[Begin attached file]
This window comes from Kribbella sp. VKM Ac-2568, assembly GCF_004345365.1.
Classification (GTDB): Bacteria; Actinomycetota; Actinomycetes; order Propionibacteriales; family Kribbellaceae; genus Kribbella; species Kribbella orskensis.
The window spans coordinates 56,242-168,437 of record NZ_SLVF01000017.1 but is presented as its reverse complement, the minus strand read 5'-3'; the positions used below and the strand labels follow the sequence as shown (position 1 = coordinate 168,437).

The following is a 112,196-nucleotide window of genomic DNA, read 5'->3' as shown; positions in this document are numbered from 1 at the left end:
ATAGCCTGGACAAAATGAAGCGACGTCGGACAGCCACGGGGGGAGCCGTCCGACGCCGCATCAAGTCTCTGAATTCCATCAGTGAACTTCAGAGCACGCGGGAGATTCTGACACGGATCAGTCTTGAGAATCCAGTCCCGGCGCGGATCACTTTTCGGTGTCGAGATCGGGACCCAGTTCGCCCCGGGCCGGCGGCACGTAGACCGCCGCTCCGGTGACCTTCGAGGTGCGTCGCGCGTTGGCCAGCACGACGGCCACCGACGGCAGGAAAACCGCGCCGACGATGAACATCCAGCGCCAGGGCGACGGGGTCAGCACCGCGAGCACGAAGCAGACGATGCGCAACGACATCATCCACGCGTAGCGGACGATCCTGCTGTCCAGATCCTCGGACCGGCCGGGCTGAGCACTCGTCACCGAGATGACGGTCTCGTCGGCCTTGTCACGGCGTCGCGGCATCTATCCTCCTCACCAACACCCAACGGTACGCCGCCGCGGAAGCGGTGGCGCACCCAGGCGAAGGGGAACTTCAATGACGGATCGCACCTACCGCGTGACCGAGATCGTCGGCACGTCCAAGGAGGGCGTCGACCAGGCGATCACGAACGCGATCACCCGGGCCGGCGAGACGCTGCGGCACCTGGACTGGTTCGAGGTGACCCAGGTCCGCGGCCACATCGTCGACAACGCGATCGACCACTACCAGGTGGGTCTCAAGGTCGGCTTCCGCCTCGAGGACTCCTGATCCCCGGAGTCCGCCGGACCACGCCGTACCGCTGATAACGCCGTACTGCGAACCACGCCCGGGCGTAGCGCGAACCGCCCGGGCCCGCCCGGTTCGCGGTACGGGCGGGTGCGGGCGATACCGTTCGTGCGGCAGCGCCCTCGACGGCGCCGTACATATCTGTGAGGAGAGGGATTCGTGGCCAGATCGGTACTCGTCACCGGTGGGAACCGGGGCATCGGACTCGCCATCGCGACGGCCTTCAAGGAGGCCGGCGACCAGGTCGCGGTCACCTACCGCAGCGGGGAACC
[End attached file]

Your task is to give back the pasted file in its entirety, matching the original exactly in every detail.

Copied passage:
This window comes from Kribbella sp. VKM Ac-2568, assembly GCF_004345365.1.
Classification (GTDB): Bacteria; Actinomycetota; Actinomycetes; order Propionibacteriales; family Kribbellaceae; genus Kribbella; species Kribbella orskensis.
The window spans coordinates 56,242-168,437 of record NZ_SLVF01000017.1 but is presented as its reverse complement, the minus strand read 5'-3'; the positions used below and the strand labels follow the sequence as shown (position 1 = coordinate 168,437).

The following is a 112,196-nucleotide window of genomic DNA, read 5'->3' as shown; positions in this document are numbered from 1 at the left end:
ATAGCCTGGACAAAATGAAGCGACGTCGGACAGCCACGGGGGGAGCCGTCCGACGCCGCATCAAGTCTCTGAATTCCATCAGTGAACTTCAGAGCACGCGGGAGATTCTGACACGGATCAGTCTTGAGAATCCAGTCCCGGCGCGGATCACTTTTCGGTGTCGAGATCGGGACCCAGTTCGCCCCGGGCCGGCGGCACGTAGACCGCCGCTCCGGTGACCTTCGAGGTGCGTCGCGCGTTGGCCAGCACGACGGCCACCGACGGCAGGAAAACCGCGCCGACGATGAACATCCAGCGCCAGGGCGACGGGGTCAGCACCGCGAGCACGAAGCAGACGATGCGCAACGACATCATCCACGCGTAGCGGACGATCCTGCTGTCCAGATCCTCGGACCGGCCGGGCTGAGCACTCGTCACCGAGATGACGGTCTCGTCGGCCTTGTCACGGCGTCGCGGCATCTATCCTCCTCACCAACACCCAACGGTACGCCGCCGCGGAAGCGGTGGCGCACCCAGGCGAAGGGGAACTTCAATGACGGATCGCACCTACCGCGTGACCGAGATCGTCGGCACGTCCAAGGAGGGCGTCGACCAGGCGATCACGAACGCGATCACCCGGGCCGGCGAGACGCTGCGGCACCTGGACTGGTTCGAGGTGACCCAGGTCCGCGGCCACATCGTCGACAACGCGATCGACCACTACCAGGTGGGTCTCAAGGTCGGCTTCCGCCTCGAGGACTCCTGATCCCCGGAGTCCGCCGGACCACGCCGTACCGCTGATAACGCCGTACTGCGAACCACGCCCGGGCGTAGCGCGAACCGCCCGGGCCCGCCCGGTTCGCGGTACGGGCGGGTGCGGGCGATACCGTTCGTGCGGCAGCGCCCTCGACGGCGCCGTACATATCTGTGAGGAGAGGGATTCGTGGCCAGATCGGTACTCGTCACCGGTGGGAACCGGGGCATCGGACTCGCCATCGCGACGGCCTTCAAGGAGGCCGGCGACCAGGTCGCGGTCACCTACCGCAGCGGGGAACC